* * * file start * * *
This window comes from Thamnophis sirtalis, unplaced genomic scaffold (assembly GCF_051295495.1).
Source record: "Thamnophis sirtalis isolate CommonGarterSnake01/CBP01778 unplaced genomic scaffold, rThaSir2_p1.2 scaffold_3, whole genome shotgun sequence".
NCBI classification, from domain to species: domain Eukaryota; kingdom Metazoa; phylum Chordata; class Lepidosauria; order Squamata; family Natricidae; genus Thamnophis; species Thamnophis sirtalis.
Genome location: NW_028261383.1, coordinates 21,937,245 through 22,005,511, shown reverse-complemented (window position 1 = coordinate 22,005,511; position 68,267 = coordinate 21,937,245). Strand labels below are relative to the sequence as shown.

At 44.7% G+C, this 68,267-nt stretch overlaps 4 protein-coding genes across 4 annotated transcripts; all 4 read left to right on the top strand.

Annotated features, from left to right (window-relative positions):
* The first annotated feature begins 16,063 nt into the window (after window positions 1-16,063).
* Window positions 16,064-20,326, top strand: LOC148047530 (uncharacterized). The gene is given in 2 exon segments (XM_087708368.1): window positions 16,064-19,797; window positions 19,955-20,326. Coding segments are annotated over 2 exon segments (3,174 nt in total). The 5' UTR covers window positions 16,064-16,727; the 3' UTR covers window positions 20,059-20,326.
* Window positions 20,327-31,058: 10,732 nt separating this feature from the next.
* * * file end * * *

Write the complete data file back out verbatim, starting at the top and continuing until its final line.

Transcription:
This window comes from Thamnophis sirtalis, unplaced genomic scaffold (assembly GCF_051295495.1).
Source record: "Thamnophis sirtalis isolate CommonGarterSnake01/CBP01778 unplaced genomic scaffold, rThaSir2_p1.2 scaffold_3, whole genome shotgun sequence".
NCBI classification, from domain to species: domain Eukaryota; kingdom Metazoa; phylum Chordata; class Lepidosauria; order Squamata; family Natricidae; genus Thamnophis; species Thamnophis sirtalis.
Genome location: NW_028261383.1, coordinates 21,937,245 through 22,005,511, shown reverse-complemented (window position 1 = coordinate 22,005,511; position 68,267 = coordinate 21,937,245). Strand labels below are relative to the sequence as shown.

At 44.7% G+C, this 68,267-nt stretch overlaps 4 protein-coding genes across 4 annotated transcripts; all 4 read left to right on the top strand.

Annotated features, from left to right (window-relative positions):
* The first annotated feature begins 16,063 nt into the window (after window positions 1-16,063).
* Window positions 16,064-20,326, top strand: LOC148047530 (uncharacterized). The gene is given in 2 exon segments (XM_087708368.1): window positions 16,064-19,797; window positions 19,955-20,326. Coding segments are annotated over 2 exon segments (3,174 nt in total). The 5' UTR covers window positions 16,064-16,727; the 3' UTR covers window positions 20,059-20,326.
* Window positions 20,327-31,058: 10,732 nt separating this feature from the next.